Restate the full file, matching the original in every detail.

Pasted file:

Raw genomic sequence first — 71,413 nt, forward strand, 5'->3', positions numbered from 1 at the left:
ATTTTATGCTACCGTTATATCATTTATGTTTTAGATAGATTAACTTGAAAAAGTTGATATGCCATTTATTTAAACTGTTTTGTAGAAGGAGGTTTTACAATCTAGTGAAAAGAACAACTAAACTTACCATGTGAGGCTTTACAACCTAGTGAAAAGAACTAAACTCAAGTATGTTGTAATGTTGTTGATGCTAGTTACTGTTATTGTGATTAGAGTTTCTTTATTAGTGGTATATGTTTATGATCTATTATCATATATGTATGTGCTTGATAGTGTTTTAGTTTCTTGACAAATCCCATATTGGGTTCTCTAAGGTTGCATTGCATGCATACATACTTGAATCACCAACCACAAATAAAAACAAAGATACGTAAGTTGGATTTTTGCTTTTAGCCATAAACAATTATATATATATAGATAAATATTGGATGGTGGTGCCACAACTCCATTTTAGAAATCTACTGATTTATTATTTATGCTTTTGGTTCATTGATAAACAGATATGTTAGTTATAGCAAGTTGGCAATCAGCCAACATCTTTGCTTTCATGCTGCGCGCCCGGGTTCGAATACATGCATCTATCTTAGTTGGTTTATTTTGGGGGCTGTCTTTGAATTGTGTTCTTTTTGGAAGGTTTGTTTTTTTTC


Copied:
Raw genomic sequence first — 71,413 nt, forward strand, 5'->3', positions numbered from 1 at the left:
ATTTTATGCTACCGTTATATCATTTATGTTTTAGATAGATTAACTTGAAAAAGTTGATATGCCATTTATTTAAACTGTTTTGTAGAAGGAGGTTTTACAATCTAGTGAAAAGAACAACTAAACTTACCATGTGAGGCTTTACAACCTAGTGAAAAGAACTAAACTCAAGTATGTTGTAATGTTGTTGATGCTAGTTACTGTTATTGTGATTAGAGTTTCTTTATTAGTGGTATATGTTTATGATCTATTATCATATATGTATGTGCTTGATAGTGTTTTAGTTTCTTGACAAATCCCATATTGGGTTCTCTAAGGTTGCATTGCATGCATACATACTTGAATCACCAACCACAAATAAAAACAAAGATACGTAAGTTGGATTTTTGCTTTTAGCCATAAACAATTATATATATATAGATAAATATTGGATGGTGGTGCCACAACTCCATTTTAGAAATCTACTGATTTATTATTTATGCTTTTGGTTCATTGATAAACAGATATGTTAGTTATAGCAAGTTGGCAATCAGCCAACATCTTTGCTTTCATGCTGCGCGCCCGGGTTCGAATACATGCATCTATCTTAGTTGGTTTATTTTGGGGGCTGTCTTTGAATTGTGTTCTTTTTGGAAGGTTTGTTTTTTTTC